Her talent for styling and transforming interiors has also led to commissions for design consultations in customers' homes and she has also just launched a new service styling weddings.

Doris & Jeannie is fast becoming a big brand in homewares in Belfast and is a real tribute to Kathy's grandmothers after whom it is named.

"I really struggled to get a name for the shop and we were sitting round my kitchen table trying to come up with something when my friend suggested I think of something personal," she explains.

"I mentioned my two grandmothers and we all knew immediately that was it.

"They were both very creative ladies who always had beautiful homes, even though they didn't have much money.

"Doris, my maternal grandmother, painted her own furniture and I remember she used pebble dash before it was even heard of and painted her house outside turquoise - it was just amazing.

"Jeannie was really into making clothes and rag dolls, and knitting and crocheting. I think they would both be delighted to know that the shop has been named after them."

With Doris & Jeannie continuing to grow and grow, husband Michael has now also joined the company taking a two-year career break from his teaching job.

It has allowed the couple to take the time needed for their children while running their business.

Kathy says: "It's great having Michael here now with the two shops as he can be in one while I am in the other, or I can pick up the kids while he is in the shop and vice versa.

"Teaching full-time, it was difficult to even get time off to attend the children's teacher interviews or school plays and the business has allowed us to be flexible with family life and get the time off we need for the children.

"Every Tuesday afternoon I get some friends and their kids and ours, and we sit at my kitchen table and try new crafts. We are working with clay at the moment.

"The kids love it and it gives me ideas for the shop. I'm currently looking at launching workshops for children and I really want to turn the new shop in Ann Street into a creative building."

The couple also have a popular Facebook page where people are invited to share their creative ideas. They are also currently in the process of setting up a website to widen their reach for sharing crafts and tips on transforming furniture in the home.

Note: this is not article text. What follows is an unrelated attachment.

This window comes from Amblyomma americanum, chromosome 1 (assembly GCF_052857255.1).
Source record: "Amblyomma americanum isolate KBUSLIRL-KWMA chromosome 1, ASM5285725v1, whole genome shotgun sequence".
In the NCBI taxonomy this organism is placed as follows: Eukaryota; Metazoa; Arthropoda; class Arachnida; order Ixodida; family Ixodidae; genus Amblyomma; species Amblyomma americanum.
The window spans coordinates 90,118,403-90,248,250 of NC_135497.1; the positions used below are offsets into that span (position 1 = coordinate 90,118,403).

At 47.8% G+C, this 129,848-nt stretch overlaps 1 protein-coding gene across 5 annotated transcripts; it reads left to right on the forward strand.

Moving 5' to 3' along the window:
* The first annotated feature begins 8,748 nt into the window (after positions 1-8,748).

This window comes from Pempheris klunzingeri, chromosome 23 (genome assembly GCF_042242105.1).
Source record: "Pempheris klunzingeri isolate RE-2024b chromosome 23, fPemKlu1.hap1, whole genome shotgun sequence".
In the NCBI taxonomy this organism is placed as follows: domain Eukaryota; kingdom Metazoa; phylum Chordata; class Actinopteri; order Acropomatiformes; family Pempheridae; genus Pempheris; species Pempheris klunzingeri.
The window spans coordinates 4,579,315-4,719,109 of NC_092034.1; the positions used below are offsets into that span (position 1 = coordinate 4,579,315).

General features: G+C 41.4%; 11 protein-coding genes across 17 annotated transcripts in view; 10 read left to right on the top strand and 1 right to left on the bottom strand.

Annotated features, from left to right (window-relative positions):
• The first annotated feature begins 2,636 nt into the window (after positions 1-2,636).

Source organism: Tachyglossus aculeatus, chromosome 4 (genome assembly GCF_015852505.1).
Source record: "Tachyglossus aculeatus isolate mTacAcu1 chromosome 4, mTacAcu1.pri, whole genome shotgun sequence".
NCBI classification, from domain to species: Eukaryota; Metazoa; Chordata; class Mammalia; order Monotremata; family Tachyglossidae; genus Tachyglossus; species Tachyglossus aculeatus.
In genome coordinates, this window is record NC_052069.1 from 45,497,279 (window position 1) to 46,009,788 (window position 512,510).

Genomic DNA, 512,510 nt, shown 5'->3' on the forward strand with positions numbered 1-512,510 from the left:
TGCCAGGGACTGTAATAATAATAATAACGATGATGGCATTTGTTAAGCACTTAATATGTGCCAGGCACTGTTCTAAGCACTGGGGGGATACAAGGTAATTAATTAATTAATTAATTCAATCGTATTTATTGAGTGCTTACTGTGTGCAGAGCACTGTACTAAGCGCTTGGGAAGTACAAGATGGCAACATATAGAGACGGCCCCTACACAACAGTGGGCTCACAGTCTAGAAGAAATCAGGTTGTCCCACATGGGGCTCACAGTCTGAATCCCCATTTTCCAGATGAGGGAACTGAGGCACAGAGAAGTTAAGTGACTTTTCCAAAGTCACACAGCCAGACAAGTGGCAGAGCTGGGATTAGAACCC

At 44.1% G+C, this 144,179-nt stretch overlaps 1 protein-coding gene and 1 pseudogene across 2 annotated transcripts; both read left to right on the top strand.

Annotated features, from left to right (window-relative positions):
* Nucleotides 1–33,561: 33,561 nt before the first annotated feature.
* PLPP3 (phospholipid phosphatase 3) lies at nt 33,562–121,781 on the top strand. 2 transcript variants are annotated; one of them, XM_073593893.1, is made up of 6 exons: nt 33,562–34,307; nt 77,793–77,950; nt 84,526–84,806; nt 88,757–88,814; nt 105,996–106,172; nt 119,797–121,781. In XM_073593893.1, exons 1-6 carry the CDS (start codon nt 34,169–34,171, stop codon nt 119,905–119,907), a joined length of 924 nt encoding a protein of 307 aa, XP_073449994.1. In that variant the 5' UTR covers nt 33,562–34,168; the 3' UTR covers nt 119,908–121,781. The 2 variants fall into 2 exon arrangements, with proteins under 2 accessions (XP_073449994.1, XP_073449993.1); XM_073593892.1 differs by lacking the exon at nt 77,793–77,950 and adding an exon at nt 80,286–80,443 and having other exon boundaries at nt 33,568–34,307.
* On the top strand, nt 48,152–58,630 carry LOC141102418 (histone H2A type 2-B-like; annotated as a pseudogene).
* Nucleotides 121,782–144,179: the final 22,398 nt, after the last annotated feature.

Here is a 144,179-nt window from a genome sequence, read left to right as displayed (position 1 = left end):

"It feels like there are not enough hours in the day and it is hard to believe how far we have come in such a short time. It's a joy to come into work every day," adds Kathy.

Top tips for savvy style

  • Anyone can give upcycling a go. You just need an open attitude and don't be too precious as it may not go exactly to plan first time. Remember, don't buy new - upcycle. It's thrifty and you end up with bespoke, good quality furniture
  • Before spending any money, shop at home. Look around your house for items that you are bored or tired of, before hitting the shops or car boot sale. With a little thought and thinking outside the box, you can transform the furniture you already have
  • Declutter. Decide your style. Look around your house and see what doesn't work. If you can't reuse it, get rid of it
  • Never turn any offers of furniture down from friends and family. You can repaint it
  • See past the colour, veneer and stains. Transform it with chalk paint, a decorative paint by Annie Sloan which requires no sanding or priming
  • Look for individuality in furniture. Detailed woodwork, scrolls, Queen Ann legs are what will make the furniture into a one-of-a-kind piece
  • Repurpose. It's amazing the things you can find that can be repurposed and given a completely different use, for example, apple crates, pallets, an old piano made into a fantastic drinks cabinet
  • Use Gumtree, Freecycle, Freegle, charity shops and auctions to find furniture. It is amazing what you can pick up
  • Use Pinterest and Houzz. These can be inspirational and give you lots of ideas about what you can do
  • Get together with your friends and hold painting parties. Share your paint and you will get a much greater variety of colour
  • Push your boundaries and use new colours. We find people never regret it

Belfast Telegraph